Tottenham Hotspur’s 25-year-old midfielder Dele Alli looks well set to be on his way out of the club in January. When the team play Leicester City at the King Power on Thursday, he almost certainly won’t get any gametime, whereas the man just seven months his junior, wearing the number ten for the Foxes, is likely to play a starring role.
It’s been a turbulent time for Dele over the past few years. Yet his rise to the top of English football was supersonic, almost unlike anything we have ever seen before. At the age of 16 he was playing regularly in League One with MK Dons, and by 19 he had secured his £5m move to the Premier League.
Yet Dele’s talent meant that he wasn’t going to be a squad player, or sent out on loan to the Championship. He proved within months he was good enough to star in this Tottenham side and in his first season at the club, he almost won the Premier League, as Spurs lost out to Leicester City in the most surprising title win we have ever seen.
In Mauricio Pochettino, he had found his perfect manager, the man who could get the very best out of him and the man who allowed him to flourish with Harry Kane. Together, they formed part of an incredible squad that almost won the Premier League and narrowly lost a Champions League final.
It seems Alli had a drive and passion to be the best, and even if his relaxed style made him appear lazy at times, his talent was harnessed to its maximum. Then Pochettino departed and Spurs regressed. Unfortunately, despite keeping hold of the likes of Kane and Dele as they looked to move forward, those players have regressed massively as well.
The 25-year-old flopped under Pochettino’s successor Jose Mourinho, and the Portuguese boss perhaps described his rapid rise to the top of English football in the most concise fashion, on Amazon’s All or Nothing.
“I have no doubts about your potential. I saw you do incredible matches and incredible things, but I always felt you had ups and downs... One day I think you will regret [it] if you don't reach what you can reach.”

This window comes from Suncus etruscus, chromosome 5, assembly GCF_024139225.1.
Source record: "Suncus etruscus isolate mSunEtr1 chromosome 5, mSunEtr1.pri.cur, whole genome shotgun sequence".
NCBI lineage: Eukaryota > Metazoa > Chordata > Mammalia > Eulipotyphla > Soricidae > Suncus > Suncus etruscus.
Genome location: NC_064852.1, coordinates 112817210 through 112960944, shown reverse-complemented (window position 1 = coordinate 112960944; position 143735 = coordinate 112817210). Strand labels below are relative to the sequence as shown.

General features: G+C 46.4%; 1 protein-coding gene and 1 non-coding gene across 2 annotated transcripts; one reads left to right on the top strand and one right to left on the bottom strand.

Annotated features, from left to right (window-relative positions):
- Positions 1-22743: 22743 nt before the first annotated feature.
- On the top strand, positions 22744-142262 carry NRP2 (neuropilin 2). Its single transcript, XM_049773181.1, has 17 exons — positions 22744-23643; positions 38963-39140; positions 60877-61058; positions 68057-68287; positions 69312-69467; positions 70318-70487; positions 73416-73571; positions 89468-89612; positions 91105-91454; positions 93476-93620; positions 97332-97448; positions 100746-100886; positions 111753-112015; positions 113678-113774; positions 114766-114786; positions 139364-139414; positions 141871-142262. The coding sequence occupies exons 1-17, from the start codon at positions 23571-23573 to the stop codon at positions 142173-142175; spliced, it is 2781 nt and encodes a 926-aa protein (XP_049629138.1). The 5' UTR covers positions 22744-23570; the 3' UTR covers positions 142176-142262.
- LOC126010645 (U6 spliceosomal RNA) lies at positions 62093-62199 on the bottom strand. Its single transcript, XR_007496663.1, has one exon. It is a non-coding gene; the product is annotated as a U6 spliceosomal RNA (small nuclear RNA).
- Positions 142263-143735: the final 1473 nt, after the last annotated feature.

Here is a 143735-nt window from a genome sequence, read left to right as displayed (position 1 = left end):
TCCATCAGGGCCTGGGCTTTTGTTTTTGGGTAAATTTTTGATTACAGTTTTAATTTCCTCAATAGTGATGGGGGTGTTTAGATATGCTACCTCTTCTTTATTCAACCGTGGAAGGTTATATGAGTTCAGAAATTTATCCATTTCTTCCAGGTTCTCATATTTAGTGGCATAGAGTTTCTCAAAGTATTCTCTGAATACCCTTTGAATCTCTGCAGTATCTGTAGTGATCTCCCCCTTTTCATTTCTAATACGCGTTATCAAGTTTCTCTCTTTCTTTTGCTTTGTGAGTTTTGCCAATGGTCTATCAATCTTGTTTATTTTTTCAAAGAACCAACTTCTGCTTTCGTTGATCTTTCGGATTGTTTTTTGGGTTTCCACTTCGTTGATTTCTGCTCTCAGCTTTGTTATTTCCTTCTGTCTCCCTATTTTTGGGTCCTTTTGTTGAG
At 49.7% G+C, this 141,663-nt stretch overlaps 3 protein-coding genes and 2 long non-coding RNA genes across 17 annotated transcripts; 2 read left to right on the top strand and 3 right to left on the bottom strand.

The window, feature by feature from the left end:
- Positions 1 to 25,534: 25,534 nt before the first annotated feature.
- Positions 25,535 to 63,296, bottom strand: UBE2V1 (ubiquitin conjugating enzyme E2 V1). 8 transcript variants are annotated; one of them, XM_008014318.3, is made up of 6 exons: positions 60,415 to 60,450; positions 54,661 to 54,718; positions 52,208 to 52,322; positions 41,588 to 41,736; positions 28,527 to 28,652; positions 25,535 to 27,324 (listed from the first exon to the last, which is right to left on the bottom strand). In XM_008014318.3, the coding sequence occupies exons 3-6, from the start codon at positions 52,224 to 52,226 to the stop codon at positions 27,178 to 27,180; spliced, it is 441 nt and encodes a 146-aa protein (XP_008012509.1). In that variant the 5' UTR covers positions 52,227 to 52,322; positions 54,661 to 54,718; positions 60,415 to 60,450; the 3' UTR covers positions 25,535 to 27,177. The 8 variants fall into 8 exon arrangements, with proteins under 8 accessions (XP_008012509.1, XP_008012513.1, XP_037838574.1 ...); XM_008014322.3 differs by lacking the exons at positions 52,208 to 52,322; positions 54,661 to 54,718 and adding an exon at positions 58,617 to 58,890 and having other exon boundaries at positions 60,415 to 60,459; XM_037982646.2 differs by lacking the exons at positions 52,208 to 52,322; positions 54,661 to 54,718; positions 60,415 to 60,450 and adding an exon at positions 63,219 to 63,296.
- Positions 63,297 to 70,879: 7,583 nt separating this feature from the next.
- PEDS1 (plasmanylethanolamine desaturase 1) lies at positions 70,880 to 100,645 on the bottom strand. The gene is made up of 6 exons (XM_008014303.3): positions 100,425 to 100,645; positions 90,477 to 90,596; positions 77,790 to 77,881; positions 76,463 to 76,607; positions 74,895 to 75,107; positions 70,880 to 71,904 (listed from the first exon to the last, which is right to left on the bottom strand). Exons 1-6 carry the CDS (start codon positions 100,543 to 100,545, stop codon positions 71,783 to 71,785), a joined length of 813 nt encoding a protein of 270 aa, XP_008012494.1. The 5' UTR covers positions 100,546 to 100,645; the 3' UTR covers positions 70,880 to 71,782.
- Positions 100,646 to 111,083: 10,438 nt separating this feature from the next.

Dele couldn’t get going under the disciplinarian, but even when he was afforded several chances under Nuno Espirito Santo, starting the first six games of the season, he underperformed, scoring just one goal from the penalty spot in that time. Now under Antonio Conte, he has played just two minutes in the league off the bench.
Players go through difficult spells, that is obvious, but this long period of underperformance has led Spurs to look at getting rid in January. It’s quite the contrast to Maddison, was also out of form earlier in the season. With Leicester chopping and changing formation, he was sometimes played out wide, but now looks to have found his form in front of goal in recent weeks.
Having scored just once in the opening 12 league matches, Maddison now has three goals and three assists in his last four. It is easy to draw comparisons between the two careers, given they are both the same age and Maddison played for Coventry in League One as a teenager, but perhaps his longer route to the top has allowed him to keep his work ethic.
He was loaned back to Coventry after Norwich bought him, then sent to toughen up in Scotland with Aberdeen, before eventually breaking through under Daniel Farke in the Championship. A £24m move to Leiecester materialised and since then, Maddison has been working to get himself in the England squad, although he still has some way to go to achieve that particular goal.
Despite playing a key role in England’s run to the semi-finals in Russia, Alli is well down the pecking order for his country. The likes of Phil Foden, Jack Grealish, Maddison himself, Emile Smith Rowe and Conor Gallagher have all surpassed the semi-final starter and now his career is in serious need of resuscitation.
A January move could provide a much-needed fresh start for Dele, while Maddison’s stock is back in the green.
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